Archive for February 3rd, 2017

American tax avoiders could lose passport and face travel ban

American tax avoiders could lose passport and face travel ban

The US Internal Revenue Service (IRS) says that under the so-called FAST Act it will start certifying tax debt to the State Department, which may then refuse to issue or renew a taxpayer’s passport.

The FAST Act (Fixing America’s Surface Transportation Act) was passed by the Congress and signed into law by President Obama in 2015. The purpose is to provide long-term funding for transportation projects, including new highways. It also included an important provision allowing the State Department to revoke the passports of delinquent taxpayers.

According to the IRS, certifications of the taxpayers’ information will begin in early 2017. It will update its web page to indicate when the process has been implemented.

“Upon receiving certification, the State Department may revoke your passport. If the department decides to revoke it, prior to revocation, the department may limit your passport to return travel to the US,” the IRS statement said.

Under US law a “seriously delinquent” tax debt is defined as “an unpaid, legally enforceable federal tax liability” of more than $50,000, including interest and penalties. The $50,000 limit will be adjusted each year for inflation and cost of living. The limit is not per year but cumulative meaning that it’s the total tax debt that matters.

If a person is seriously delinquent under the new law, the IRS is required to notify him or her in writing at the time that it certifies the debt to the State Department. The latter will then hold the passport application or renewal for 90 days to allow for resolving any errors, make full payment, or enter into a satisfactory payment plan.

“There is no grace period for resolving your debt before the State Department revokes an existing passport,” said the IRS.

To get off the list, one should prove that the debt is fully satisfied, is legally unenforceable or is not a seriously delinquent tax debt under the statute.

Having one’s passport revoked potentially limits more than just international travel. In some of America’s states, if a driver’s license doesn’t meet set standards they won’t be accepted by airlines for domestic flights after January 22, 2018.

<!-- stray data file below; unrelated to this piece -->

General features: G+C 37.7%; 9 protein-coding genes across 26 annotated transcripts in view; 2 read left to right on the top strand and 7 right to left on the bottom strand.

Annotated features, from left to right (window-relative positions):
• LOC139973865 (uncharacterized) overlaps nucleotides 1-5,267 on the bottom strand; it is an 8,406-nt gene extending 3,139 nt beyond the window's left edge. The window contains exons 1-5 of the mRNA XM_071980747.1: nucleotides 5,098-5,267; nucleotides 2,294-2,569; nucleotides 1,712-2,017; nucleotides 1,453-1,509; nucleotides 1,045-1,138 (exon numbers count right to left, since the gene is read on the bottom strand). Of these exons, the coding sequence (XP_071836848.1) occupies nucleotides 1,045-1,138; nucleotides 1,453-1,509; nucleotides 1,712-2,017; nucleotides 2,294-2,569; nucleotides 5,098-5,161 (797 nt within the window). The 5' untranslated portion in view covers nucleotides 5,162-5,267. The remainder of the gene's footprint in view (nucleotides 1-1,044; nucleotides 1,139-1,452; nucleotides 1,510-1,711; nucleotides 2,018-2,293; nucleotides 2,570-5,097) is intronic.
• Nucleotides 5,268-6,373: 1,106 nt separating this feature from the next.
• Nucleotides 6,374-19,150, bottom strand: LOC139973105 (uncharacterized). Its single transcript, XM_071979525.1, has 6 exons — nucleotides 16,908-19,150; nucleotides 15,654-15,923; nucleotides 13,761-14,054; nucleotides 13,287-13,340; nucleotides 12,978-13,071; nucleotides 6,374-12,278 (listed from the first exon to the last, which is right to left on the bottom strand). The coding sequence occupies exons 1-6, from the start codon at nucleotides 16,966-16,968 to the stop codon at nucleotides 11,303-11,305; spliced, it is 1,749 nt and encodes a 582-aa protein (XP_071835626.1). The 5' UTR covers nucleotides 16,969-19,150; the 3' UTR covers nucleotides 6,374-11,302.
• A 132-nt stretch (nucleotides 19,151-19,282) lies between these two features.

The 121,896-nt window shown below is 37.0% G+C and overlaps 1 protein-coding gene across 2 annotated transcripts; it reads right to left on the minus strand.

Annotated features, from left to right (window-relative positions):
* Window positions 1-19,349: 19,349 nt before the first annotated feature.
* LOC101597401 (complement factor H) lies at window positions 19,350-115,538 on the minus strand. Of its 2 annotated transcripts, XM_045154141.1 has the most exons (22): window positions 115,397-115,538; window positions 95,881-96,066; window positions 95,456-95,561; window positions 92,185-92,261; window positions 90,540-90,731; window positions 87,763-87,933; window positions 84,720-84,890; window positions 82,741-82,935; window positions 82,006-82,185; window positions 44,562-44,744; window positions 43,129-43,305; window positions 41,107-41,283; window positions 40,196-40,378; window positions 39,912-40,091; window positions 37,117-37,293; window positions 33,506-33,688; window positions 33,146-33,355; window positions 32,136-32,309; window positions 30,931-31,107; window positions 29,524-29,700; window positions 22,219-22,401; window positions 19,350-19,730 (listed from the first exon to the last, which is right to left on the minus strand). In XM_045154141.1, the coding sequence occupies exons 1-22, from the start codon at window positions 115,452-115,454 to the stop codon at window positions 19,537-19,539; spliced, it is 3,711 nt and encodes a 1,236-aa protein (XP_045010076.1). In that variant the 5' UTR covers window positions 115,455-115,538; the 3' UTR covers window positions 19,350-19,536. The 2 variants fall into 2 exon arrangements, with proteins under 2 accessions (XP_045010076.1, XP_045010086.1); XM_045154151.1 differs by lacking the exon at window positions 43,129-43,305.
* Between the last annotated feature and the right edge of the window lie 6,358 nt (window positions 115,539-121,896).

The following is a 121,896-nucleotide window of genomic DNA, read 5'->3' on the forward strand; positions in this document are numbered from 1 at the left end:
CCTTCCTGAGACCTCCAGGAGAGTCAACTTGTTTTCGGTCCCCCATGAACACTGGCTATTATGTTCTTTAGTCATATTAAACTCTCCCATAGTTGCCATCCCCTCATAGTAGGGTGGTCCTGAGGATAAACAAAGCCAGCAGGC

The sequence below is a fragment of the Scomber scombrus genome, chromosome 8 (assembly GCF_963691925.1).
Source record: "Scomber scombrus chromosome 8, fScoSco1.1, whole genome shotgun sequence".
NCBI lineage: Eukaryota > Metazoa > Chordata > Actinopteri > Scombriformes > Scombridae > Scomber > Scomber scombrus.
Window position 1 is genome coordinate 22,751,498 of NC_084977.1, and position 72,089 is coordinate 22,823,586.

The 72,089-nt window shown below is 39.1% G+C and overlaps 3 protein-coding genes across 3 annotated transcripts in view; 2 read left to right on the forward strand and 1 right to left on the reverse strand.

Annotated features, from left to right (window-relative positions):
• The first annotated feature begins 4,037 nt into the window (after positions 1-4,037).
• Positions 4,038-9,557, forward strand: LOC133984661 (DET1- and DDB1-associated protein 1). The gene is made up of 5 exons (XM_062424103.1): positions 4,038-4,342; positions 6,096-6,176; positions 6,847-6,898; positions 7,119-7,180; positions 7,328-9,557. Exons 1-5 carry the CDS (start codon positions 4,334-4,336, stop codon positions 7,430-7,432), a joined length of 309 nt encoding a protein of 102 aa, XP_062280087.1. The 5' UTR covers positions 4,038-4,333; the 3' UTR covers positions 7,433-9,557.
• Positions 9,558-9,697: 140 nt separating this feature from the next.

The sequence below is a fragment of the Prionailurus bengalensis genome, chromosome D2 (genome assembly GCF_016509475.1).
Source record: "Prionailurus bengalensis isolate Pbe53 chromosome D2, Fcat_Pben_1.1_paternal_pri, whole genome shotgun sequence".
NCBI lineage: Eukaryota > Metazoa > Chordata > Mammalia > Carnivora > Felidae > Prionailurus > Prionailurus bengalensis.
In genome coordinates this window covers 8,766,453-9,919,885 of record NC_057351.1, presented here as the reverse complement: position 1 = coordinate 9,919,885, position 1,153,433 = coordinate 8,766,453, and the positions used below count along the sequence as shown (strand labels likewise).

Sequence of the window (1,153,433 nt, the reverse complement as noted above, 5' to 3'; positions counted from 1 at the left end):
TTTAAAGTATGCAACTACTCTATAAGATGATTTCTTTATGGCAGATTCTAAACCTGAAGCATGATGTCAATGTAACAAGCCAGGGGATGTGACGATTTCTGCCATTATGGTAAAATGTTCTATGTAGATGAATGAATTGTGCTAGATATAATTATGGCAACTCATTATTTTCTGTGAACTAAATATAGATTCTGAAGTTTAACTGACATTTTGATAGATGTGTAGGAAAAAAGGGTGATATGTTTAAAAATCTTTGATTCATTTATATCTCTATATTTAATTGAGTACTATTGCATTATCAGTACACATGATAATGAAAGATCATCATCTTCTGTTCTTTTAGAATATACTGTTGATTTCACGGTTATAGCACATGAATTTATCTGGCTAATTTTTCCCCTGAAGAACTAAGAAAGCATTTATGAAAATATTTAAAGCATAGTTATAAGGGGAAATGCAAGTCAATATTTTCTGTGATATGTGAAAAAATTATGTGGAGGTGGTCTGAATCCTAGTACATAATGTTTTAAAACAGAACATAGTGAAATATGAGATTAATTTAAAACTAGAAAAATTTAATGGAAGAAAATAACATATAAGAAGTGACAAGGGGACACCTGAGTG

Moreover, starting from October 2020, every air traveler in the US will need an ID-compliant license or another acceptable form of identification, such as a passport, for domestic flights.



‘Surreal moment’: 7yo finds bank robber’s stash in South Carolina

‘Surreal moment’: 7yo finds bank robber’s stash in South Carolina

A seven-year-old boy made an amazing discovery after uncovering a bag full of cash in a South Carolina gas station bin that could help catch an elusive serial bank robber.

Griffin Steele and his father were on their way to a toy store when they stopped at a gas station in Horry County. As they walked toward the store, Griffin found a $20 note with red dye on it on the ground.

“He handed the twenty to me and it didn’t look quite right,” Shane told MyHorryNews. “It was red and just didn’t feel right so I had the clerk check to see if it was real. She said it was okay.”

It was only when Griffin was putting rubbish in one of the station’s bins that he then noticed “a ton of money.”

“I’d never seen that much money before,” he said. “And it was all covered in red stuff.”

Shane called the police as soon as Griffin told him about the cash. “It was a surreal moment,” he said. “That will probably never happen again in my lifetime, finding that much money.”

The police told them the money came from one of two recent local bank robberies at Conway National Bank and TD Bank that took place within a week of each other. Police also received a call about money with red dye found on Glenns Bay Road earlier that day.

Brian Wilson Humphreys Jr is the suspect in both robberies and remains on the run. According to police reports, a dye pack detonated inside the bag of money after Humphreys fled the scene of the TD Bank robbery.